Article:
The final question concerning the August coup was why, in the end, the coup plotters failed to use force. Part of the answer is that they were not united. On the morning of August 20, as the crowd around the White House began to grow, the coup plotters realized that the appearance of tanks on the street had not been enough to intimidate either Yeltsin or the population. They prepared a plan to storm the White House and seize Yeltsin and the Russian leadership. Some of the coup leaders were determined to act no matter the cost. Boris Gromov, the first deputy minister of the interior, recalled a mood that was “aggressive, decisive, and in a state close to euphoria.”

Others, however, were not so sure. Yanaev, the supposed new head of state, spent the coup getting drunk. He told Kryuchkov, “I may be shot.” A Kremlin doctor was called to see Valentin Pavlov, the prime minister, who found him “not only drunk but wound up to the point of hysteria.” General Pavel Grachev, the head of the paratroop units, spent the coup vowing loyalty to both sides.

Critical to the success of the coup were the Alpha unit and the army and in the end both were deterred by the prospect of a massacre. As the number of civilians around the White House reached 100,000 on the night of August 20 and pro-Yeltsin Afghan veterans organized a serious defense perimeter and posts on every floor of the White House, the members of the Alpha unit, who were assigned to spearhead any attack, began to calculate the likely cost. No one doubted that the building could be taken in 15 to 30 minutes. But the Alpha group members feared the death toll would be worse than the thousands killed in Tiananmen Square.

The members of the unit were also hesitant because in January, they were sent to Lithuania supposedly to protect Russians from terrorists. They ended up assisting in an attack on the Vilnius television tower during which 14 Lithuanians and one member of the Alpha unit were killed. The deaths led to huge protests in Moscow. KGB officials acted to conceal the Alpha unit’s participation and no high ranking officials attended the funeral of the killed unit member. This led members of the unit to feel that they had been disowned.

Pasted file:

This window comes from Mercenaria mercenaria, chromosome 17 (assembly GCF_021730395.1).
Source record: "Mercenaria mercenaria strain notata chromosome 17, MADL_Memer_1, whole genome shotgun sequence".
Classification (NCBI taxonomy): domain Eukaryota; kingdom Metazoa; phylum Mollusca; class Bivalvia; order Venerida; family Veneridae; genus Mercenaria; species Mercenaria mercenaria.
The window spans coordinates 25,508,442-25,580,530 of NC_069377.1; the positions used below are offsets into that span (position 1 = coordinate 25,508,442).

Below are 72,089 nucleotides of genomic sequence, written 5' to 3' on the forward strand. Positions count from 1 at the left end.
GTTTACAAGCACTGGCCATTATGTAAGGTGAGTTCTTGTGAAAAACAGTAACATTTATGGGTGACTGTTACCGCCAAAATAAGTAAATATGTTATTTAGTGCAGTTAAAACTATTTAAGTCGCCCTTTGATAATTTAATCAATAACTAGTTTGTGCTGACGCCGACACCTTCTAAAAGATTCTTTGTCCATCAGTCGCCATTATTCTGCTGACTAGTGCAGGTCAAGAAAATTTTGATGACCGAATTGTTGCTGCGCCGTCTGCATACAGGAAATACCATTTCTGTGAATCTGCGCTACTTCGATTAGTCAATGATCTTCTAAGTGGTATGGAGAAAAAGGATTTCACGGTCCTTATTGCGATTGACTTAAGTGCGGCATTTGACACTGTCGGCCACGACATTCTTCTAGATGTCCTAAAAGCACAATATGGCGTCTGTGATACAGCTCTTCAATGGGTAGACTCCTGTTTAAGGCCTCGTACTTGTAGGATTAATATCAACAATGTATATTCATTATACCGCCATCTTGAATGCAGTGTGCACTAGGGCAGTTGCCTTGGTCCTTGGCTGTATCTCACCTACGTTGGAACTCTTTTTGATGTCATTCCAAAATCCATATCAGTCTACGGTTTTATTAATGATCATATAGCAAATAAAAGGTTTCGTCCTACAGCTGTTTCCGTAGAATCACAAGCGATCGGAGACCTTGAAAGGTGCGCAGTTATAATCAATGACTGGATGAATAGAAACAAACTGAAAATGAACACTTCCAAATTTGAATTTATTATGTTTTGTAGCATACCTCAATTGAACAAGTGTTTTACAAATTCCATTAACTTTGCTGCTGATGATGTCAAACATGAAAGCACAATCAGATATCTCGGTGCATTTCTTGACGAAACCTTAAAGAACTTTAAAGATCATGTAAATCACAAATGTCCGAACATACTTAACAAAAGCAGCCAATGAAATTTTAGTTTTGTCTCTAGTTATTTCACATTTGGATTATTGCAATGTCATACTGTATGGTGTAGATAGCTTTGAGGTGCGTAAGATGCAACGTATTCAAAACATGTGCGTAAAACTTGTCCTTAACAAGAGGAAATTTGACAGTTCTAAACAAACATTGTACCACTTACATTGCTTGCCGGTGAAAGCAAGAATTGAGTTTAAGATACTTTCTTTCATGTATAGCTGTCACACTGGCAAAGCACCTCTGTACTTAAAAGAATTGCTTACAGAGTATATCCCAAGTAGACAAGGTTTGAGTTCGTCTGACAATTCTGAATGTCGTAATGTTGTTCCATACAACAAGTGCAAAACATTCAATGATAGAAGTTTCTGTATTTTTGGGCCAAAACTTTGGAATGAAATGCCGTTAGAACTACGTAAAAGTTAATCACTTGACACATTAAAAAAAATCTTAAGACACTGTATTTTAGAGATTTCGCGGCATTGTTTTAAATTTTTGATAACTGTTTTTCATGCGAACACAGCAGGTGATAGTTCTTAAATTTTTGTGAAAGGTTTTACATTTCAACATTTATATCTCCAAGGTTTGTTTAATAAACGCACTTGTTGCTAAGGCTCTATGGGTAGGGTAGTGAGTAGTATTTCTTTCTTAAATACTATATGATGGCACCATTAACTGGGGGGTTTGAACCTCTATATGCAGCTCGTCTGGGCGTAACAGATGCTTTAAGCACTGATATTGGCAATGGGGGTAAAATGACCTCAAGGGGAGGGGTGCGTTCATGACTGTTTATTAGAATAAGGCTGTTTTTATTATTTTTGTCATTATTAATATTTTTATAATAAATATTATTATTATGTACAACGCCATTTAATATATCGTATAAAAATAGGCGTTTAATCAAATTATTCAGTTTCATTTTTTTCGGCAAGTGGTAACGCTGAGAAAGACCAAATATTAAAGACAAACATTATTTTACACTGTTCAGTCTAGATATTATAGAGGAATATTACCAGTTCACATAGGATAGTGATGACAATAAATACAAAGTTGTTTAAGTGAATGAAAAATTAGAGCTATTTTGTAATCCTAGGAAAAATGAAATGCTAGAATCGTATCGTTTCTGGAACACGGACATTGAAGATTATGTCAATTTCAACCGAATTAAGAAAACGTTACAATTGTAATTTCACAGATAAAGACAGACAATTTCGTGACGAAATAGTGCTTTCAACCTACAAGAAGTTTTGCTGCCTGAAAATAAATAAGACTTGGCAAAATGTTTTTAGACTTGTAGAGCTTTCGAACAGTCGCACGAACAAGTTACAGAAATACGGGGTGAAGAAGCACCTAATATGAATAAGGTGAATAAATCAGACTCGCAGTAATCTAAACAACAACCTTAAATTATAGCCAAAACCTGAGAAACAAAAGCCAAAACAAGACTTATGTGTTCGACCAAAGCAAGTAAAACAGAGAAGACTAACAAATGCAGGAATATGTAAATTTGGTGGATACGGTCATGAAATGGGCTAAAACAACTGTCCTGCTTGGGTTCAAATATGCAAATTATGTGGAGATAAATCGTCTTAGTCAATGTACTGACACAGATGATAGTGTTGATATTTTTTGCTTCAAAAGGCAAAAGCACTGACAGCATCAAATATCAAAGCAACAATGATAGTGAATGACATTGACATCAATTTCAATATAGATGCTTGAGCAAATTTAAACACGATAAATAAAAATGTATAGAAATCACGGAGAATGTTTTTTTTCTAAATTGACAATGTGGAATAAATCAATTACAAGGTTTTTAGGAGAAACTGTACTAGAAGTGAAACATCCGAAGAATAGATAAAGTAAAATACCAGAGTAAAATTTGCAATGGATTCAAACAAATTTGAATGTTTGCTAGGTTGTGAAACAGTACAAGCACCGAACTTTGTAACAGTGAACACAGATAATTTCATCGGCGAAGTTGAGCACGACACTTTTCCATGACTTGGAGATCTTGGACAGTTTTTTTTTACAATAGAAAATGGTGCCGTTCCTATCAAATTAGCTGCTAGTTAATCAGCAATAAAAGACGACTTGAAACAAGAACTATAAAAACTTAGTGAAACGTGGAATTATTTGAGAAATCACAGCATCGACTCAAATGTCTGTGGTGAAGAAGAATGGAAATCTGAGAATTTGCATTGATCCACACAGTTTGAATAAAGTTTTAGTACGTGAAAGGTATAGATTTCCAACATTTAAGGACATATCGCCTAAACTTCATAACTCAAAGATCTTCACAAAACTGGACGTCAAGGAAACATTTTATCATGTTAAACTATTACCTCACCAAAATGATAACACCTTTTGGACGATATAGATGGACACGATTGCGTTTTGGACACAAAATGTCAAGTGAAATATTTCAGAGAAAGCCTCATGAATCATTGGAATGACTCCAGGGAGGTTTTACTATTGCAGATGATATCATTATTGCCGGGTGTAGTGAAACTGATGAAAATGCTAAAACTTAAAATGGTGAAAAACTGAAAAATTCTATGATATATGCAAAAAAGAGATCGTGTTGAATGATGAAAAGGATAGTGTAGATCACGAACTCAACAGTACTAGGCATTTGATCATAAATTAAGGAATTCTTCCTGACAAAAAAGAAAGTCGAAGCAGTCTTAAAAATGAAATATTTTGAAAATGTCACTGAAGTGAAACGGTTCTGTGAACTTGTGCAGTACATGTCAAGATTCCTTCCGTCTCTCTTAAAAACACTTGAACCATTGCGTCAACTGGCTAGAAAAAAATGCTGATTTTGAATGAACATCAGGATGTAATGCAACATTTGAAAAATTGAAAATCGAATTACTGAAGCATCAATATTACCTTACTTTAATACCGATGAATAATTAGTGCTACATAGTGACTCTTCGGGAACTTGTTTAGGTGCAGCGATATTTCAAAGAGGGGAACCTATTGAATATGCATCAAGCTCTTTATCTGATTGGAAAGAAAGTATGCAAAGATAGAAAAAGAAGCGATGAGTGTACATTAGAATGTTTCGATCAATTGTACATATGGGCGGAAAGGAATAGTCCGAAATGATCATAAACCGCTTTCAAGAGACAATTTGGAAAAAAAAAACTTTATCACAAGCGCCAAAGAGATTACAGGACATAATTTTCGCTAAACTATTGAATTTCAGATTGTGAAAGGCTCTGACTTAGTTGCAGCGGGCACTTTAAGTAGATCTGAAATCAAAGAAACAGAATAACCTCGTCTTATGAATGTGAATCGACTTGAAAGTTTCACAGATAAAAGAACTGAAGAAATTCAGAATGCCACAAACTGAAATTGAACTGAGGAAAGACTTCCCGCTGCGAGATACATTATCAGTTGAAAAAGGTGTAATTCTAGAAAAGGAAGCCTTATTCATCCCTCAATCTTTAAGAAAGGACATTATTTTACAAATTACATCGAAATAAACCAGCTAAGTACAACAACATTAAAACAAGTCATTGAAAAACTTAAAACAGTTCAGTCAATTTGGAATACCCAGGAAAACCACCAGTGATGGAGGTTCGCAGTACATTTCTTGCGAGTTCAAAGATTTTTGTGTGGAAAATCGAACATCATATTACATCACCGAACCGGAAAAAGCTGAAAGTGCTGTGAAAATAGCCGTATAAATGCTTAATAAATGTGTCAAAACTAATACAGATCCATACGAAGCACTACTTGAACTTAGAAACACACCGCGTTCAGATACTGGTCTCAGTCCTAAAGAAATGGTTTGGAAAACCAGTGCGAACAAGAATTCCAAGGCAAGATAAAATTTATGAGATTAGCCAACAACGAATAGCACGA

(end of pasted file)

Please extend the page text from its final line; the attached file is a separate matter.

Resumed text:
In the end, the members of the Alpha unit informed their commanding officer that they would not participate in the storm of the White House. It was the first time in the history of the Soviet Union that a military unit had refused to carry out a direct order.

In this situation, one person who appeared firm in his support of the coup was Marshal Dmitri Yazov, the defense minister. He had ordered troops into Lithuania in January to suppress the independence movement and supported preserving the Soviet Union. But Yazov too had his doubts and was concerned to minimize violence. He was stunned by the news that the Alpha unit had refused to take part in the storm. But this news was followed by the news that at 12:45 am on August 21, three civilians were killed in a confrontation with troops near the U.S. Embassy. It was still possible for army units and internal troops to attack the White House even without the Alpha unit. But Yazov’s aides warned that there would be a “sea of blood.”

This was too much for Yazov. He had said at the beginning of the coup, “I won’t be a Pinochet.” He now said to tell the other coup plotters, “The army is pulling out of the game.” Shortly afterward, Gromov said that the internal troops would also not take part in the storm. Vladimir Kryuchkov, the head of the KGB and a leader of the coup, said, “In that case, the operation has to be cancelled.”

In the wake of the coup, the world entered the post-communist epoch. The coup plotters could have prevailed in August, 1991. But they would have needed determination, unity and a readiness to kill. This could be provided only by an ideology and after five years of free information and liberal reforms, faith in communist ideology had disappeared. In the end, the coup plotters were not ready to commit mass murder and the Soviet Union could not be saved without it.

Thirty years have passed and Russia is once again an authoritarian state. But the lessons of the August coup still apply. The Putin regime may face mass protests in the future. He may decide to use force. But if it does, his success will depend on his perceived legitimacy. Soldiers and police will not open fire on their own people for a regime they don’t believe in. The perception that the Putin regime is worth defending, however, will depend on Putin’s continued ability to suppress information about such crimes as the 1999 apartment bombings which brought Putin to power, the shooting down of the MH-17 airliner, and the murder of opposition leader Boris Nemtsov.

Now, as in the past, Russia is imprisoned by lies. And, as in the past, it is truthful information that can set it free.

David Satter is a Russia specialist and the author of five books on Russia and the Soviet Union. He worked as a correspondent in Moscow for the Financial Times from 1976 to 1982 and was accredited with Radio Liberty in 2013 until he became the first American journalist to be expelled from Russia since the Cold War.